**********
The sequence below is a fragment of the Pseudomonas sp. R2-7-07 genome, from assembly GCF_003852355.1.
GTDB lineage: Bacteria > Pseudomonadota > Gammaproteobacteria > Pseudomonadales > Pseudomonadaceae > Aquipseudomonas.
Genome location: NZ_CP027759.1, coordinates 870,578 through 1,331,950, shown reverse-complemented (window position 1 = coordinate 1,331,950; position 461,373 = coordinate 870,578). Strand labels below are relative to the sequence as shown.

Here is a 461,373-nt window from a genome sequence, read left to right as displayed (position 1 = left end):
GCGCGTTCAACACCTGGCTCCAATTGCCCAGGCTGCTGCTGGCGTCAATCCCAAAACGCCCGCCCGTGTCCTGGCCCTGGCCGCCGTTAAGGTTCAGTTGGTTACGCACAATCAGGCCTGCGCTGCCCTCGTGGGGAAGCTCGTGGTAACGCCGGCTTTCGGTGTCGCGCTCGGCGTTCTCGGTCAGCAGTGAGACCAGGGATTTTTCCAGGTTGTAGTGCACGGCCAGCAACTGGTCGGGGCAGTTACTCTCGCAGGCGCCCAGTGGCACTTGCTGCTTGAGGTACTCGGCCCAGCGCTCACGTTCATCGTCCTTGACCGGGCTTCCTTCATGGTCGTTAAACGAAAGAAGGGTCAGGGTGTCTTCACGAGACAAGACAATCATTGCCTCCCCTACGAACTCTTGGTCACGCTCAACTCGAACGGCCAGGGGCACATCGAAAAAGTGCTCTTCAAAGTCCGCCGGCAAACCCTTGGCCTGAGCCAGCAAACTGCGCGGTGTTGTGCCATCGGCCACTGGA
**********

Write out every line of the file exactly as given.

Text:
The sequence below is a fragment of the Pseudomonas sp. R2-7-07 genome, from assembly GCF_003852355.1.
GTDB lineage: Bacteria > Pseudomonadota > Gammaproteobacteria > Pseudomonadales > Pseudomonadaceae > Aquipseudomonas.
Genome location: NZ_CP027759.1, coordinates 870,578 through 1,331,950, shown reverse-complemented (window position 1 = coordinate 1,331,950; position 461,373 = coordinate 870,578). Strand labels below are relative to the sequence as shown.

Here is a 461,373-nt window from a genome sequence, read left to right as displayed (position 1 = left end):
GCGCGTTCAACACCTGGCTCCAATTGCCCAGGCTGCTGCTGGCGTCAATCCCAAAACGCCCGCCCGTGTCCTGGCCCTGGCCGCCGTTAAGGTTCAGTTGGTTACGCACAATCAGGCCTGCGCTGCCCTCGTGGGGAAGCTCGTGGTAACGCCGGCTTTCGGTGTCGCGCTCGGCGTTCTCGGTCAGCAGTGAGACCAGGGATTTTTCCAGGTTGTAGTGCACGGCCAGCAACTGGTCGGGGCAGTTACTCTCGCAGGCGCCCAGTGGCACTTGCTGCTTGAGGTACTCGGCCCAGCGCTCACGTTCATCGTCCTTGACCGGGCTTCCTTCATGGTCGTTAAACGAAAGAAGGGTCAGGGTGTCTTCACGAGACAAGACAATCATTGCCTCCCCTACGAACTCTTGGTCACGCTCAACTCGAACGGCCAGGGGCACATCGAAAAAGTGCTCTTCAAAGTCCGCCGGCAAACCCTTGGCCTGAGCCAGCAAACTGCGCGGTGTTGTGCCATCGGCCACTGGA